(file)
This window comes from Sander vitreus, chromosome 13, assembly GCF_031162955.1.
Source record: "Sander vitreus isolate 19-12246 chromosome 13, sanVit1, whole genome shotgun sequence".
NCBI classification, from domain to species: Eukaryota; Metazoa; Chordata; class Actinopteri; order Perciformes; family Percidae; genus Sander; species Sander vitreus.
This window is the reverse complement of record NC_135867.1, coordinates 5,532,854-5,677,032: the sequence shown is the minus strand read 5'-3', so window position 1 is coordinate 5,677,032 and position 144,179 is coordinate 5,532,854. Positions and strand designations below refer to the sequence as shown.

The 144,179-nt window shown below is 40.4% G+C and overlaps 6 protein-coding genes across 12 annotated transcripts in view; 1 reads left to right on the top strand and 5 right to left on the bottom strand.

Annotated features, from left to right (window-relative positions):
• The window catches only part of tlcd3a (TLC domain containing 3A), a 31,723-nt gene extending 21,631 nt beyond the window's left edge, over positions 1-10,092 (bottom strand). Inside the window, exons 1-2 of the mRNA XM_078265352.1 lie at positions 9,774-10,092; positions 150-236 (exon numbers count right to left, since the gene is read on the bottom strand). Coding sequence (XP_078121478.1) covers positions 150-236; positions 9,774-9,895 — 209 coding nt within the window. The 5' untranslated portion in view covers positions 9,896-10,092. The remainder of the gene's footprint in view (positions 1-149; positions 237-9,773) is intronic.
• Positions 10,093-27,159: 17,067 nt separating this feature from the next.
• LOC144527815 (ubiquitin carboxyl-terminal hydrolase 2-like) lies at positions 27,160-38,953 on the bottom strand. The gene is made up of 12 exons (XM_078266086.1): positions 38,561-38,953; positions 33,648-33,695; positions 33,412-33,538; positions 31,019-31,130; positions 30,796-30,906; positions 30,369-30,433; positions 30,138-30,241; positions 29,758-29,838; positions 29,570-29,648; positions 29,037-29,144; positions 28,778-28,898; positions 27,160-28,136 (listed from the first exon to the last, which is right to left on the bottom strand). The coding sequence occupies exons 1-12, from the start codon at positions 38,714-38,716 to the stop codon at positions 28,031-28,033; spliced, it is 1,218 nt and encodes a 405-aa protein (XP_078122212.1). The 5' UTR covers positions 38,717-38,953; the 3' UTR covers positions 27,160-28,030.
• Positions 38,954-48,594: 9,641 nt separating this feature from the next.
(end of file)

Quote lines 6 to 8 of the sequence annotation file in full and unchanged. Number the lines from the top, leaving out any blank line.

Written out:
Annotated features, from left to right (window-relative positions):
• The window catches only part of tlcd3a (TLC domain containing 3A), a 31,723-nt gene extending 21,631 nt beyond the window's left edge, over positions 1-10,092 (bottom strand). Inside the window, exons 1-2 of the mRNA XM_078265352.1 lie at positions 9,774-10,092; positions 150-236 (exon numbers count right to left, since the gene is read on the bottom strand). Coding sequence (XP_078121478.1) covers positions 150-236; positions 9,774-9,895 — 209 coding nt within the window. The 5' untranslated portion in view covers positions 9,896-10,092. The remainder of the gene's footprint in view (positions 1-149; positions 237-9,773) is intronic.
• Positions 10,093-27,159: 17,067 nt separating this feature from the next.